7. 7. Latitude and Winter SAD <ul><li>No Winter SAD at equator </li></ul><ul><li>Winter SAD increases with latitude but only to a point </li></ul><ul><li>Winter weather and cloud cover also key factors </li></ul>
    8. 8. Siberia Iceland Japan Alaska New Hampshire Florida <ul><li>Stockholm </li></ul><ul><li>Helsinki </li></ul><ul><li>Oslo </li></ul>Equator 75  60  30  9.2 16.5 3.8 3.9 7.1 14.0 0.9 1.4 9.7 New York City 4.7 Pittsburgh: 40  Latitude
    9. 9. Explaining SAD <ul><li>Circadian Rhythm </li></ul><ul><ul><li>A 24-hour cycle (rising/setting of sun) </li></ul></ul><ul><li>Circannual Rhythm </li></ul><ul><ul><li>A yearly cycle, e.g. bird migrations, animal hibernation, SAD </li></ul></ul><ul><li>Biological Clock </li></ul><ul><ul><li>Internal mechanisms that control the rhythm or timing of biological functions, e.g. sleep cycles (animals), photosynthesis (plants) </li></ul></ul>
    10. 11. Synchronizing Our Biological Clock <ul><li>Daylight alternating with darkness is not the source of human circadian rhythms </li></ul><ul><li>It only synchronizes our internal biological clock to the 24-hour cycle </li></ul><ul><li>Human circadian rhythm is 24.5 hours </li></ul>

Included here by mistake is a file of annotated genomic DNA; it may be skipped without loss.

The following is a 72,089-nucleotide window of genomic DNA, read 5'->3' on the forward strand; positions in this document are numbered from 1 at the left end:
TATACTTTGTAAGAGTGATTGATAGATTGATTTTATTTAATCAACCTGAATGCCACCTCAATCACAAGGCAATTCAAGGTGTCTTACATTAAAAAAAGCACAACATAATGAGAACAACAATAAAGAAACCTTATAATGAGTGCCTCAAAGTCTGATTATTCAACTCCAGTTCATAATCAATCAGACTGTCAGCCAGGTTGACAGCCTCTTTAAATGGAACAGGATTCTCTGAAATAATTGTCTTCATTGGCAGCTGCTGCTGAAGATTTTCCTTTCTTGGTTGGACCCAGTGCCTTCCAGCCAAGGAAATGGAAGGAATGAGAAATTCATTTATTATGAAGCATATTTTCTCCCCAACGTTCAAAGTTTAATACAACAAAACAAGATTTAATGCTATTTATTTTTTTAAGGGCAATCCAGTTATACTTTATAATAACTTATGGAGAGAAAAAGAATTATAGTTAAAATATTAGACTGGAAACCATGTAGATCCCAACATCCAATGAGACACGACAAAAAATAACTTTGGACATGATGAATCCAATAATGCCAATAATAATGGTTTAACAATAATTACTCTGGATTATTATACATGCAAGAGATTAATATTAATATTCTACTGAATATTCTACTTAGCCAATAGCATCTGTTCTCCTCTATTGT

11. 12. What does it mean to be out of sync? <ul><li>Shift work </li></ul><ul><li>Jet lag </li></ul><ul><li>Seasonal slow down </li></ul><ul><ul><li>Waking up in dark </li></ul></ul><ul><ul><li>Getting home in dark </li></ul></ul>
    12. 13. How do I know if I have SAD? <ul><li>Symptoms </li></ul><ul><ul><li>Significant impairment </li></ul></ul><ul><li>Seasonal recurrence </li></ul><ul><ul><li>Fall onset </li></ul></ul><ul><ul><li>Spring remission </li></ul></ul><ul><li>Diagnosis </li></ul><ul><ul><li>Mental health professional </li></ul></ul><ul><ul><li>Self-assessment </li></ul></ul>
    13. 14. Seasonal Pattern Assessment